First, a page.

A Way Toward Environmental Justice
Urgent. Enlightening. These are words that came to mind during my interview with acclaimed environmental economist Stéphane Hallegate, Ph.D., a senior climate change adviser at the World Bank Group. According to its website, the World Bank comprises nearly 200 member countries working toward sustainable solutions to reduce poverty and increase prosperity in developing countries. Dr. Hallegate, among his other achievements, is also a lead author of the Fifth Assessment Report of the Intergovernmental Panel on Climate Change. Here he explains how climate change is both creating and exposing large disparities in income inequality.
Disproportionate Impact of Extreme Weather on Low-Income Communities
Food/Agriculture. People in poverty, says Dr. Hallegate, often spend approximately 60 percent to 80 percent of their income on food. Any disruption in food supply can make acquiring adequate food unaffordable.
Health. Those living in low-income communities are more vulnerable to communicable diseases, often made worse by climate change and extreme weather. One example is waterborne diseases, which can disproportionately affect poor populations, due to inadequate sewage disposal systems, industrial effluents, and surface runoff.
Physical Infrastructure. Floods, heat, and hurricanes can have devastating economic impacts on homes and businesses in impoverished communities marked by a lack of protective infrastructure (ex., building foundations, adequate water drainage), further exacerbating economic disparities.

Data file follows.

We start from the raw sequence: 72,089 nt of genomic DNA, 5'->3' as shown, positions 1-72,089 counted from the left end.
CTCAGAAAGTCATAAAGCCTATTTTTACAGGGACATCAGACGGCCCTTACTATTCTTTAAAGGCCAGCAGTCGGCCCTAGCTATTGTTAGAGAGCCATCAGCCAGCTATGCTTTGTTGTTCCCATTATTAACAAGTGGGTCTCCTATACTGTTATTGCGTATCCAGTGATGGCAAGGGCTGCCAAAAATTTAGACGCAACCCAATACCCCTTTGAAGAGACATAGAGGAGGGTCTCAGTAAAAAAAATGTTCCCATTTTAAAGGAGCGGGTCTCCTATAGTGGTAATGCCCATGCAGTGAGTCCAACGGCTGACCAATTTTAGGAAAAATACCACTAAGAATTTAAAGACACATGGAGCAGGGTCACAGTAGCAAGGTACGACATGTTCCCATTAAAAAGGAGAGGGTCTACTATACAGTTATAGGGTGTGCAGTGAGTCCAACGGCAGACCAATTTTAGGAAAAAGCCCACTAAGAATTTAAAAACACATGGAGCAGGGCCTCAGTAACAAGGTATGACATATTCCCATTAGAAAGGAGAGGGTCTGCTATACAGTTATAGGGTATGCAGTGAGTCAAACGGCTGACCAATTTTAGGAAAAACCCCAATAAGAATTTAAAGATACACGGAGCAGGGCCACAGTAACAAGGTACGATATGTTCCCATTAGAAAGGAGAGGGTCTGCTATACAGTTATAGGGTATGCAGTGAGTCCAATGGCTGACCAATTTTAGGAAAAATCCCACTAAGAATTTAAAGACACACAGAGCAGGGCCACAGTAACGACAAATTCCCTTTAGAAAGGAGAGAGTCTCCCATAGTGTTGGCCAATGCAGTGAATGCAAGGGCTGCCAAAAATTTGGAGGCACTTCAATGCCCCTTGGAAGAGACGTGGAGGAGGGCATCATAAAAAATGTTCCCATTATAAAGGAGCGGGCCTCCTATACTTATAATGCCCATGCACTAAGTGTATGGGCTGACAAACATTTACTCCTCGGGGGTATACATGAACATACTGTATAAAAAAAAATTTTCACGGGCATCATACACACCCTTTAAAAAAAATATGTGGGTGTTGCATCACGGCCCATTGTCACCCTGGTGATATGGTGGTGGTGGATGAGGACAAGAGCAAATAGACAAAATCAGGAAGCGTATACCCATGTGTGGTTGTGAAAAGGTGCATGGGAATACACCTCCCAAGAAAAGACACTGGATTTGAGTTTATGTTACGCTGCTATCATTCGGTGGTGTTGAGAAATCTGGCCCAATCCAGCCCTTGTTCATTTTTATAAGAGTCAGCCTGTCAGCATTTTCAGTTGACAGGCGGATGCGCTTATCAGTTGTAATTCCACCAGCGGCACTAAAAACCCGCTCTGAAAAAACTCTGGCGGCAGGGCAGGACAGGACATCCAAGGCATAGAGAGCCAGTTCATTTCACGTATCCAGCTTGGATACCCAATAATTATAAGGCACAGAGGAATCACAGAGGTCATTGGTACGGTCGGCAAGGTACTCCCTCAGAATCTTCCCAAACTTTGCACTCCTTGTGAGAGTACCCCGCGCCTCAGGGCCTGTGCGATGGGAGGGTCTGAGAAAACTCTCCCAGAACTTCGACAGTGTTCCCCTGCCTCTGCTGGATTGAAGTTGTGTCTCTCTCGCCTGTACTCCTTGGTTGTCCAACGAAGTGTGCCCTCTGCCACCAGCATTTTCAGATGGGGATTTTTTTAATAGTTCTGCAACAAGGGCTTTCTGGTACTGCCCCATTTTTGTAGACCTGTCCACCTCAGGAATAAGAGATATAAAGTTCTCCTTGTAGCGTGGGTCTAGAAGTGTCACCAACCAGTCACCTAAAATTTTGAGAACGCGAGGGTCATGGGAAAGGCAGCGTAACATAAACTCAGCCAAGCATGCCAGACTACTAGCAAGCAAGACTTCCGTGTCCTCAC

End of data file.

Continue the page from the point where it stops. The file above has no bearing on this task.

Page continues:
Steps to Mitigate Economic Damages
Dr. Hallegate touched upon the importance of accurate weather forecasting in helping avert societal and economic damages. He states that though we have made amazing progress with large weather phenomena through satellite technology (ex., tropical cyclone forecasting is reliable and can help avert devastation), we have room for improvement with local weather forecasting.
He divides the approach to mitigating the impacts of extreme weather into three stages:
The Emergency Phase, for which he believes there is still a lot of work to do. This acute phase occurs the first few days after an extreme weather event and requires an emphasis on contingency plans to rescue and treat people, with special emphasis on health care facilities.
The Social Protection Phase, the few weeks or months that follow the event during which the focus would be on providing food, shelter, and clothes to those affected. This focus on a social protection system, typically from governing authority, would be critical.
The Reconstruction Phase, or final phase, of mitigation would require financial tools, typically from government and private industry, to help regroup and rebuild a community affected by extreme weather.
Dr. Hallegate advises that to make hard statistics about economic and social devastation real, not remote, to all people, we must tell the human stories of those most impacted by extreme weather events.
See below for THE INTERVIEW WITH Dr. Stéphane Hallegate.
The World Food Bank https://www.worldbank.org/en/topic/environment
Environmental Protection Agency https://www.epa.gov/environmental-economics
The Cost of Climate Change in the US https://www.americanprogress.org/article/extreme-weather-cost-u-s-taxpayers-99-billion-last-year-getting-worse/